Freehold and Leasehold Purchase – What is Involved?

What is involved in buying a freehold or leasehold property?
What is involved in a purchase?

Whilst the precise details of a purchase can vary according to the type of property being purchased and where it is located, the following provides an idea as to the main steps that will be carried out on your behalf.

There are three main stages to the legal process of purchasing a property, namely:

  • pre-contract stage – what we do before you commit to buying the property;
  • post-contract stage –what we do after contracts are exchanged to ensure the property is transferred to you; and
  • post-completion stage – finishing off outstanding issues after you have moved in.

The time taken in relation to each stage is dependent upon a number of factors (see also Buying and Selling a House – How Long Will it Take).  The pre-contract stage will be dependent upon how quickly third parties reply to our enquiries and how quickly others involved in any chain of transactions wish to proceed.  The post-contract stage will be determined by what the parties want – with everyone in a chain of transactions often needing to agree the same completion date. The post completion stage will depend mainly upon how long H M Land Registry take to register the transaction, something over which we have little or no influence.

We will, however, always make sure that you know what is happening and when things need to be done by you.

Pre-contract stage
  • Taking your instructions to act in connection with your purchase. This needs to be as soon as possible after you have found a house you want to buy. You will need to let us know who you are and details of the property you are buying. We will also need to know how you are paying for it (e.g. cash or a mortgage) and if you have a house to sell. We are also obliged by law to ask for evidence of your identity so that we can comply with the strict money laundering duties that are placed upon us.
  • Next, we will contact the solicitor/conveyancer acting for the person selling the house that you are purchasing and request from them the various documents that we require. These include a draft contract, evidence that the person selling the property is entitled to do so and various other documents and forms such as planning consents, proof of rights of way and details of works done to the property.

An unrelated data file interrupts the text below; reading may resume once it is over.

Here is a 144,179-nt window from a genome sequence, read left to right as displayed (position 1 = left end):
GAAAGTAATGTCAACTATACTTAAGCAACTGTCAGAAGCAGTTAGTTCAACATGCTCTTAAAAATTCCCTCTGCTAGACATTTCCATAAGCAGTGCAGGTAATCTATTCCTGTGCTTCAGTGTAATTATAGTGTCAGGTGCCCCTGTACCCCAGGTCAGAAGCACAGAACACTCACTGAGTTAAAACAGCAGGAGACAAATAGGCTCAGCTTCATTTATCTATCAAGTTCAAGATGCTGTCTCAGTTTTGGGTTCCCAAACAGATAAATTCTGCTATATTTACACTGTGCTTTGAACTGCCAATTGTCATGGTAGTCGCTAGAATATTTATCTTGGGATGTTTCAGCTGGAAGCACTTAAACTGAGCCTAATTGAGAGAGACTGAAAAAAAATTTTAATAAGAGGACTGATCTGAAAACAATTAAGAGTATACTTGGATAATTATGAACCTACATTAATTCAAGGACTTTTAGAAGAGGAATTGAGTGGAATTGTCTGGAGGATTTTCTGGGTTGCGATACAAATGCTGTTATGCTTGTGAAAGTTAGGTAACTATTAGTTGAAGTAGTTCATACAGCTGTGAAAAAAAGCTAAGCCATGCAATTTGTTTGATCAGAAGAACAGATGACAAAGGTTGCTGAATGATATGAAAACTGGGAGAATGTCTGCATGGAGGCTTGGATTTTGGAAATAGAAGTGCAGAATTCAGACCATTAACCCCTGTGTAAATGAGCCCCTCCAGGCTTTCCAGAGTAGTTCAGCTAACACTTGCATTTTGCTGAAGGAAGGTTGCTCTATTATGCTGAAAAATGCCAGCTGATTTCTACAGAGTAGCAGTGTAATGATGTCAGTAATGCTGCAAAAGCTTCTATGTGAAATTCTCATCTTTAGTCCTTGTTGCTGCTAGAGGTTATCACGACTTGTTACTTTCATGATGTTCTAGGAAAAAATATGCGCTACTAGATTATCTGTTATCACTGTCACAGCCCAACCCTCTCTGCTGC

• Whilst we are dealing with this, we will send questions to those organisations and authorities that might hold information relating to your property. These are called searches and cover matters including gas, electricity and water, planning, potential problems such as mining, flooding or subsidence and we will check to make sure the seller is not bankrupt. The nature of the searches will depend upon where the property is and what affects it. These searches need to be paid for so we will ask you for an upfront payment which will depend upon the searches needed.
  • Once we have the replies to these searches, we will check them and the other documents we were sent to see if there is anything with which we are not happy and to make sure that we have been supplied with enough information. Having done so, we will raise what are known as pre-contract enquiries of the sellers so that potential issues can be resolved before you commit to buying the property. Basic replies may already have been sent to us, so we may just need to ask a few additional questions at this point.
  • If you are buying the property with the help of a mortgage, we will make sure that it meets with your needs. In most cases we will also be acting for the company providing you with your mortgage – who will have an interest in making sure that the property you purchase provides adequate security for any loan you receive.